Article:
A Prophetic Voice: Occupy Wall Street, Occupy JudaismPosted on November 16th, 2011 2 comments
This morning American’s across the country awoke to news that the various “Occupy” encampments from New York to Oakland had been shut down over night. In the slightly less than two months since it began the movement has captured attention across the country. On Yom Kippur a group of Jews came together in New York to pray and Occupy Judaism was born.
How does this movement play out for the students and alumni of HUC? To be sure, Occupy Judaism is non-denominational enshewing the hierarchies of movement based Judaism. Yet over the last few week I put out calls and connected with some current HUC students and Nancy Weiner, the Clinical Director of the Jacob and Hilda Blaustein Center for Pastoral Counseling and faculty advisor to the Student Association and Interfaith programs to understand their perspective.
The students spoke candidly but asked that I not use names. They were concerned about the perception their involvement might have on employment –current or future- which suggests that even as the mainstream media covers the protests, Occupy remains a fairly small group on the margins. For the students there is both fear and pride. Fear, that involvement will mark a person as too radical (there are rumors that people involved with Occupy Judaism and currently employed in mainstream Jewish organizations have been asked not to be too public about Occupy involvement.) Pride, that they are carrying out the prophetic tradition.
For Nancy Weiner, a tenured professor as well as a rabbi to a small congregation, pride dominates. Growing up, social justice was the essence of what it meant to be a Reform Jew. Her High Holidays sermon on the issues raised by the Occupy Wall Street protests and her participation in the protests during Sukkot were obvious extensions of a long standing commitment to social justice. Was she concerned that her sermon might offend or provoke her financially comfortable congregants? Not really. “They understand that there is a need to fix the system.” Nor is she alone in speaking out. According to Weiner several rabbinic colleagues, in wealthy congregations spoke about the movement over the High Holidays. As she pointed out, all of these communities have been touched by the concerns raised by those who were camping in Zuccotti Park. Weiner was neither the only HUC faculty member nor the only HUC rabbi taking part in the Occupy Sukkot action that took place. Shirely Idelsohn Dean of the New York School was there as was Ellen Lippmann.
Lippmann wrote in the Huffington Post about the connection between the holiday and the contemporary movement. For one of the students, the highlight of eating and sleeping in the sukkot in Zucotti Park was studying the laws of sukkot and recognizing that everyone, from the richest person with the most beautiful home to the poorest person, all have the same obligation to dwell in a sukkah during the holiday, reinforcing a vision of fundamental equality no matter our earthly riches. Another described a scene that amazed her, Councilman Brad Lander was teaching the Occupy Judaism group about law pertaining to housing in New York and all of a sudden Jesse Jackson comes by. The learning stopped, the two embraced and spoke and then the learning continued. It was the embodiment of the sukkah as an open place of peace.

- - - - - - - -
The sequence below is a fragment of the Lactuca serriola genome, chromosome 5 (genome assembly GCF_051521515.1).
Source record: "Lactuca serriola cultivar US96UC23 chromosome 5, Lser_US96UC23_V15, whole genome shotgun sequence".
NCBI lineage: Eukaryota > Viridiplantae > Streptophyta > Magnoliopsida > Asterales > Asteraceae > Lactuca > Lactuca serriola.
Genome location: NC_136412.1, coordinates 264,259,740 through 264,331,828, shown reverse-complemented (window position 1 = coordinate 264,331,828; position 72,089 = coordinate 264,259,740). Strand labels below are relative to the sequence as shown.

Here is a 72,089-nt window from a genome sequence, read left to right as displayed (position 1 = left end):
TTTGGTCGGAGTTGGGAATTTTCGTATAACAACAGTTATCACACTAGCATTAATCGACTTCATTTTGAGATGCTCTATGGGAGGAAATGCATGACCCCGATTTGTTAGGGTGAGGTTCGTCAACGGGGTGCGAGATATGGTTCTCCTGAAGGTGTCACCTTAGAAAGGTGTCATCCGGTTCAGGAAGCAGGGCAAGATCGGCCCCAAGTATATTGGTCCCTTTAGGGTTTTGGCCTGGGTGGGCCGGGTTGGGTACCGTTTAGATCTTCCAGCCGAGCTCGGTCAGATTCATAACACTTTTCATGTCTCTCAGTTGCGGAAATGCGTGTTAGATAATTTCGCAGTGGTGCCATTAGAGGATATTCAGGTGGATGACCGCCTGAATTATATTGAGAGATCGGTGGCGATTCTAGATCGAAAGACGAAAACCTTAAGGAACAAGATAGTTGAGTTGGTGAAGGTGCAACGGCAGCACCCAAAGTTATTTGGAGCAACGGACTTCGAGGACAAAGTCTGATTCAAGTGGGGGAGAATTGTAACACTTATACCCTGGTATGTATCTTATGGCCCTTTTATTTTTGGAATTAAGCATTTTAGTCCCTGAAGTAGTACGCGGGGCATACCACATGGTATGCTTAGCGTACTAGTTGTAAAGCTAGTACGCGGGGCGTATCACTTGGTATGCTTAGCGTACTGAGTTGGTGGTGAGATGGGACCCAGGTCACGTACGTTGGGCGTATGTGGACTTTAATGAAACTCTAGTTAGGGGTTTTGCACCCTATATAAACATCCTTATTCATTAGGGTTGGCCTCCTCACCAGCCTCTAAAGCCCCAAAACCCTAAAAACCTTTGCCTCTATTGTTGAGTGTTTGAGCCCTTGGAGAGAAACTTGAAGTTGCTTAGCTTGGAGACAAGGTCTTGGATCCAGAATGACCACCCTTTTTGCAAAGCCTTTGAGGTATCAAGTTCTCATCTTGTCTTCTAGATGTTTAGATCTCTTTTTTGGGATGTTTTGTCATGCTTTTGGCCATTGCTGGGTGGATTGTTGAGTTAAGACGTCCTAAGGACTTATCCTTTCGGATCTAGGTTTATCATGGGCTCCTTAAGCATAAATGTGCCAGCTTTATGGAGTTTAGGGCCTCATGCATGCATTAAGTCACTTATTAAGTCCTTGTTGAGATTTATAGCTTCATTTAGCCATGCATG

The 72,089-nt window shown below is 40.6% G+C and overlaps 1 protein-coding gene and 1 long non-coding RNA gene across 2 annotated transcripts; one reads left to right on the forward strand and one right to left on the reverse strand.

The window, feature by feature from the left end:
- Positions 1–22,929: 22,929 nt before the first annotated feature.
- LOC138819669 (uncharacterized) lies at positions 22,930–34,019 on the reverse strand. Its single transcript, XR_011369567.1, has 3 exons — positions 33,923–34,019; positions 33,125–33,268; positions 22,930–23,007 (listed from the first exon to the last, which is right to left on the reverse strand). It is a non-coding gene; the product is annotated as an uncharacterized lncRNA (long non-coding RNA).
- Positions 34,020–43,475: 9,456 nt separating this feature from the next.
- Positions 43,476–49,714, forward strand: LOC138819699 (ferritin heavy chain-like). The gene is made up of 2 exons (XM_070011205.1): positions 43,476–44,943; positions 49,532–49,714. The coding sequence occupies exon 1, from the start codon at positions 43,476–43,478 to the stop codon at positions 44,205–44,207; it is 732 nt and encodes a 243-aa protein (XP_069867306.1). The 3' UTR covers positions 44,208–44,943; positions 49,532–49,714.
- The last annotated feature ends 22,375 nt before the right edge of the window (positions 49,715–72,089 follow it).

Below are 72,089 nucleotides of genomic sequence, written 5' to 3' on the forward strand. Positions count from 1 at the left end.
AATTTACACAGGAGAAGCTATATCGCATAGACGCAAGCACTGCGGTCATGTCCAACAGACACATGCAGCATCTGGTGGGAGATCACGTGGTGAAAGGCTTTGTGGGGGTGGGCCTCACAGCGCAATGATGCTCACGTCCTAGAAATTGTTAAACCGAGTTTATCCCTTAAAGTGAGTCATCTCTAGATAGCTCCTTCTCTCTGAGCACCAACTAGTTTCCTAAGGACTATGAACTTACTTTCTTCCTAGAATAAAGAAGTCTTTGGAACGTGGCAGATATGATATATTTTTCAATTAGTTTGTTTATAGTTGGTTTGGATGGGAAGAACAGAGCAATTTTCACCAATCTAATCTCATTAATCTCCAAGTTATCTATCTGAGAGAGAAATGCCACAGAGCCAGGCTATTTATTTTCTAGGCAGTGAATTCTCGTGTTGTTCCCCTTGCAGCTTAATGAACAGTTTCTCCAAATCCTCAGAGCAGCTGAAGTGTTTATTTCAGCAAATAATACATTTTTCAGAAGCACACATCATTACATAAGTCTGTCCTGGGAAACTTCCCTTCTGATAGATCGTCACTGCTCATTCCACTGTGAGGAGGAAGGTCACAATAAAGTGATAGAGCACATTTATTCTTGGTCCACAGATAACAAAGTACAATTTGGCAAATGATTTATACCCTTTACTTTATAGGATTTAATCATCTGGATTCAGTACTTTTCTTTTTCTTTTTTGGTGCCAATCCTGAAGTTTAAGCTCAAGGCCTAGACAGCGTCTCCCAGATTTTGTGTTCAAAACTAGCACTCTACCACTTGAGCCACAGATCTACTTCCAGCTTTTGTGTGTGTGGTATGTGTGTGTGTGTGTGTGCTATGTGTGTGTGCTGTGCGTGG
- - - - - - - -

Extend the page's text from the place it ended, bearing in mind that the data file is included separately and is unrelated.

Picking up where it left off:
But for all that I spoke to, the message of Occupy Judaism transcends the direct connection to sukkot. Repeatedly I was told of David Sapperstein’s recent address to the HUC-JIR community in which he spoke of the Occupy Wall Street as a prophetic voice in the best tradition of the prophets of old. True enough there is no clear agenda, no clear answers to fix the problems of society. But that does not seem to bother the supporters. Our ancient prophets did not focus on the fix but rather the identification of the difficulties.
As for concerns about OWS being anti-semitic, according to those who had spent significant time in the park in Manhattan, they are simply part of the attempts to discredit the movement. Yes, there have been negative signs and slogans here and there, but they have been overshadowed by bigger signs discrediting the anti-semites and the general signage that says nothing about Jews at all.
No doubt there will be those among the alumni who do not support either or both Occupy Wall Street or Occupy Judaism, I’d love to hear from you as well. For whatever happens next, it is clear that the voices of Jewish wisdom and tradition should not be left out of the economic debates that are so critical for our collective future.
2 responses to “A Prophetic Voice: Occupy Wall Street, Occupy Judaism”
Jon Haddon November 16th, 2011 at 21:19
I, for one, am deeply concerned about these demonstrations. I have been told that already signs such as “We need jobs, not Jews” have been seen at demonstrations throughout the country…and the anti-Israel placards are numerous and plentiful throughout all of the demonstrations. Brown shirt demonstrations in pre-WW II Germany also started out innocently enough. I find it ironic that middle class Jews, complete with their i-pods, cell phones, and beautifully made sleeping bags are condemning the very system that keeps them solidly comfortable and middle class. It’s enough with these demonstrations. My heart is with the abused police who have to protect and shield these demonstrators. Forgive me for being such a dinosaur.
Rabbi Jon Haddon
rabbiruth November 17th, 2011 at 08:52
Dear Rabbi Haddon,
Thanks so much for adding your perspective to this conversation.
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